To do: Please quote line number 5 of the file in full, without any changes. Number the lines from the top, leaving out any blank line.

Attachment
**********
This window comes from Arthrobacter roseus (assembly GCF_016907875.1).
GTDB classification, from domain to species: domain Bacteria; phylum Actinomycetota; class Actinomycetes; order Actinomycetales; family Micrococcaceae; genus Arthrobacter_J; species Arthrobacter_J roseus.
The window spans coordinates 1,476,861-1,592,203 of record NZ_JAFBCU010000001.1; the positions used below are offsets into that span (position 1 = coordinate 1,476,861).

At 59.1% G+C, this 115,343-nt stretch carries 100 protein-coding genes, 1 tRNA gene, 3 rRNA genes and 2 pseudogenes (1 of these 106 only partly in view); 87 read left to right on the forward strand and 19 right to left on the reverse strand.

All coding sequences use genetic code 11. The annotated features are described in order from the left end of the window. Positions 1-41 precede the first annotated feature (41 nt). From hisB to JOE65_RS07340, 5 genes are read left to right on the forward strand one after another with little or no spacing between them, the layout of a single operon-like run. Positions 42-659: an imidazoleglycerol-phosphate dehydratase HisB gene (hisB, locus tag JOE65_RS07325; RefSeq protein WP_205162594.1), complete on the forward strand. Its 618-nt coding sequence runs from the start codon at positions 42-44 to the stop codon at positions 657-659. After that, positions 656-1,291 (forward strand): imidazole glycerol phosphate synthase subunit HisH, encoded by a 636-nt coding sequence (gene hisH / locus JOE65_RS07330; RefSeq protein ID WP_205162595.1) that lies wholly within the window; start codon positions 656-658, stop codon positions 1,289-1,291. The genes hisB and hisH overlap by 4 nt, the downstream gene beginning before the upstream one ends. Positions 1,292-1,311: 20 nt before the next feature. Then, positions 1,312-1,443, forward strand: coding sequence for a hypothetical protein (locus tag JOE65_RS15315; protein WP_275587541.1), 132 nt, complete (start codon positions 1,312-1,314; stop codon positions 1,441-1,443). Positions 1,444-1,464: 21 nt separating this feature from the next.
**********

All coding sequences use genetic code 11. The annotated features are described in order from the left end of the window. Positions 1-41 precede the first annotated feature (41 nt). From hisB to JOE65_RS07340, 5 genes are read left to right on the forward strand one after another with little or no spacing between them, the layout of a single operon-like run. Positions 42-659: an imidazoleglycerol-phosphate dehydratase HisB gene (hisB, locus tag JOE65_RS07325; RefSeq protein WP_205162594.1), complete on the forward strand. Its 618-nt coding sequence runs from the start codon at positions 42-44 to the stop codon at positions 657-659. After that, positions 656-1,291 (forward strand): imidazole glycerol phosphate synthase subunit HisH, encoded by a 636-nt coding sequence (gene hisH / locus JOE65_RS07330; RefSeq protein ID WP_205162595.1) that lies wholly within the window; start codon positions 656-658, stop codon positions 1,289-1,291. The genes hisB and hisH overlap by 4 nt, the downstream gene beginning before the upstream one ends. Positions 1,292-1,311: 20 nt before the next feature. Then, positions 1,312-1,443, forward strand: coding sequence for a hypothetical protein (locus tag JOE65_RS15315; protein WP_275587541.1), 132 nt, complete (start codon positions 1,312-1,314; stop codon positions 1,441-1,443). Positions 1,444-1,464: 21 nt separating this feature from the next.